[2] UNESCO (2021), Cutting Edge | Bringing cultural tourism back in the game, https://www.unesco.org/en/articles/cutting-edge-bringing-cultural-tourism-back-game (accessed on 5 January 2023).


← 1. Tunisia became a member of UNESCO in 1956 and has ratified seven culture- and heritage-related international conventions, including the 1954 Hague Convention, the 1954 Hague Convention (1st protocol), the 1970 Convention on the Means of Prohibiting and Preventing the Illicit Import, Export and Transfer of Ownership of Cultural Property, the 1972 World Heritage Convention, the 2001 Convention on the Protection of the Underwater Cultural Heritage, 2003 Convention for the Safeguarding of the Intangible Cultural Heritage, and 2005 Convention on Diversity of Cultural Expressions. See https://whc.unesco.org/en/statesparties/tn

← 2. See https://inp.rnrt.tn/inp_tunisie/musees/

← 3. See Order of the Ministry of Culture of 13 March 2019.

← 4. See Exploration de la carte (inp.tn) and Exploration de la carte (inp.tn)

← 5. Code on Archaeological, Historic and Traditional Arts, Article 2.

← 6. Within five years of the classification of a cultural site, the ministries publish a plan for the protection and enhancement of the site. According to Section 8 of the Code on Archaeological, Historic and Traditional Arts, the development of protection and enhancement plans for a cultural site follows the same procedures as those governing urban development plans. Plans are approved after consultations with the INP by decree issued on the proposal of the minister responsible for heritage and the minister responsible for urban planning.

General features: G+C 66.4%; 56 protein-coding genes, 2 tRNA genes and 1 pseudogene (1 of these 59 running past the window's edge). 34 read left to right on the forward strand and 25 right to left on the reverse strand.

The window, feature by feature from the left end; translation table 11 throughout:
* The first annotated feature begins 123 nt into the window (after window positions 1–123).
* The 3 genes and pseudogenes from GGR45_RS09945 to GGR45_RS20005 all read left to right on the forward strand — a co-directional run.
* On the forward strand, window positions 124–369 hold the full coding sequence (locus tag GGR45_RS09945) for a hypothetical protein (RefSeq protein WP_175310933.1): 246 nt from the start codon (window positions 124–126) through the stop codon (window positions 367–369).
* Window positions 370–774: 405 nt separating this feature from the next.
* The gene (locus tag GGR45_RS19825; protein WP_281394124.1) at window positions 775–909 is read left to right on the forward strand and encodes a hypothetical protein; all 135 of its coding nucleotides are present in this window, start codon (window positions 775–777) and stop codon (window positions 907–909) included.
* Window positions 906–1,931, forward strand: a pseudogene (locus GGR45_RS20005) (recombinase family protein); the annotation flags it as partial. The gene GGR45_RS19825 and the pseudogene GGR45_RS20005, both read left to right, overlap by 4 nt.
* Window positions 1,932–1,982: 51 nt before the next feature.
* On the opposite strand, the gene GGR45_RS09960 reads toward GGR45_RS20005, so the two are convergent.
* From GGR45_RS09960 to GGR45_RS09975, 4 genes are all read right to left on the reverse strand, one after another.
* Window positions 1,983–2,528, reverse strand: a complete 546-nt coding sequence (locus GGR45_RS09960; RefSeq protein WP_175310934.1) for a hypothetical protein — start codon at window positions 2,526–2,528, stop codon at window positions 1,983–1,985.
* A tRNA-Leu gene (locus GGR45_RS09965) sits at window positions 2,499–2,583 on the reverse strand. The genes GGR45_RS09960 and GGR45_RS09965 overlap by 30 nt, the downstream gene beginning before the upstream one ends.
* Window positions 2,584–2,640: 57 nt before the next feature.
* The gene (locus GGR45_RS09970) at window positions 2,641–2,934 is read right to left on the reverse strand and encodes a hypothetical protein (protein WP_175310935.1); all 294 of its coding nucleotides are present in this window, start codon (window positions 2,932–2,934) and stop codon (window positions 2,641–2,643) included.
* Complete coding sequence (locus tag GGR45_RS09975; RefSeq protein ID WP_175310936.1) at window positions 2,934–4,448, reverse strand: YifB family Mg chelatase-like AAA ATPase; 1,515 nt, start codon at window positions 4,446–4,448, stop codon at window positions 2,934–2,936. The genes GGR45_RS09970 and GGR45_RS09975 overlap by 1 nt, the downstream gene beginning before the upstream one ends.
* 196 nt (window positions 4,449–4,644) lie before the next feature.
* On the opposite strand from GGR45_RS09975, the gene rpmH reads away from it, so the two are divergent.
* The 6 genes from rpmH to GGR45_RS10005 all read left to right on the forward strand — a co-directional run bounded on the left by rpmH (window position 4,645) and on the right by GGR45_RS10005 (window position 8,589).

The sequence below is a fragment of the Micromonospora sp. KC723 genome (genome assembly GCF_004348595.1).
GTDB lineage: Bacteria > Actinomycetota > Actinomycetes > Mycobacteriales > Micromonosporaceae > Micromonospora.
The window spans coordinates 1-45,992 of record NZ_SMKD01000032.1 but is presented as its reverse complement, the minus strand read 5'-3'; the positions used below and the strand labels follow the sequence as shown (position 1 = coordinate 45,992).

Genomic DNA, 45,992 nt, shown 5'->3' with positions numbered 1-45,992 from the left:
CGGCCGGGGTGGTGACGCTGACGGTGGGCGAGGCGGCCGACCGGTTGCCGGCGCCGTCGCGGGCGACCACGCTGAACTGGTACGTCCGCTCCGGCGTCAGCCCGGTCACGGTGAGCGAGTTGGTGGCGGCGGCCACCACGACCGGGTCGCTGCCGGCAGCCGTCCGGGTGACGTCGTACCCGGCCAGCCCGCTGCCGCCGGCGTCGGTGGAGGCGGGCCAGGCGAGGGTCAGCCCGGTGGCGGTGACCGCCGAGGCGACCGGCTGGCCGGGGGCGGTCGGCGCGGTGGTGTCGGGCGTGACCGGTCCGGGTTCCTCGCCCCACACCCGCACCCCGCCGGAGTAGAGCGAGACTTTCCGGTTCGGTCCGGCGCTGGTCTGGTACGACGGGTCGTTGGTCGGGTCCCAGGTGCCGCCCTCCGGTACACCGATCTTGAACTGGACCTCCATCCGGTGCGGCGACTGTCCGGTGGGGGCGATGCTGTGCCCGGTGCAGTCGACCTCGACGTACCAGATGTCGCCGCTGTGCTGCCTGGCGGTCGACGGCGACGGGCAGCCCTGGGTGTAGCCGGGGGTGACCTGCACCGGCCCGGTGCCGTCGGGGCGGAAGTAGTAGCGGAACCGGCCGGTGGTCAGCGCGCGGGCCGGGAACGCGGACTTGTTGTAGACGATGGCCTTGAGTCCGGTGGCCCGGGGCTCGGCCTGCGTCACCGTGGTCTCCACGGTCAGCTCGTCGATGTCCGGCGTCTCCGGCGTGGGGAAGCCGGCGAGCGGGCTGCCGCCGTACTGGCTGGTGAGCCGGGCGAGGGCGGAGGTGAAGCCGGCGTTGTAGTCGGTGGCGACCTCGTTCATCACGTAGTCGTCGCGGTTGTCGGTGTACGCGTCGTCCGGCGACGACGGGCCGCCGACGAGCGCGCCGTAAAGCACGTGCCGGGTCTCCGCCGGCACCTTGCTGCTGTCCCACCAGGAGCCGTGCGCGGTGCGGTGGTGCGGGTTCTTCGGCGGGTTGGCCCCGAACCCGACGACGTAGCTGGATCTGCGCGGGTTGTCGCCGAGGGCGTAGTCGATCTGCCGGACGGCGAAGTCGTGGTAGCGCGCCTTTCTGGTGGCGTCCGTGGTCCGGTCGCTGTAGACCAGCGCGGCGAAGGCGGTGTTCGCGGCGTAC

← 7. Code on Archaeological, Historic and Traditional Arts, Article 4.

← 8. The protection decree can be extended to historic monuments’ surroundings, the conservation of which is necessary for the protection and safeguarding of these monuments. According to Article 27, the protection order is issued to owners by the minister of culture. It is published in the Official Journal of the Republic of Tunisia and displayed at the seat of the local municipality or, failing that, at the seat of the governorate. The Ministry of Culture affixes a plaque indicating that the building is a protected historical monument. If the building is registered, the protection order will be registered on the land title at the request of the Ministry of Culture. Otherwise, the Ministry of Culture will act on the premises and places of the owners to request registration.

← 9. According to Article 24, the state, a local community, a public body or a state-owned company are allowed to grant concessions.

← 10. Other sources of funding include advertising and sponsorship income, taxes, duties and fees created for the benefit of the agency, state subsidies, and public and private contributions and donations.

← 11. Decree No. 2018-417, relating to the publication of the exclusive list of economic activities subject to authorisation and the list of administrative authorisations for the realisation of projects, related provisions and their simplification.

← 12. See https://bpifrance-creation.fr/activites-reglementees/galerie-dart

← 13.  See https://www.lawdonut.co.uk/business/sector-specific-law/art-gallery-legal-issues?_gl=1*89nh8l*_ga*NDcyMTQzMTQ2LjE2NjI1NTc4OTA.*_ga_9222P8LECX*MTY2MjU1Nzg5MC4xLjAuMTY2MjU1Nzg5MC42MC4wLjA.*_ga_H25S6RG6XF*MTY2MjU1Nzg5MC4xLjAuMTY2MjU1Nzg5MC42MC4wLjA.#_ga=2.74738004.738779815.1662557891-472143146.1662557890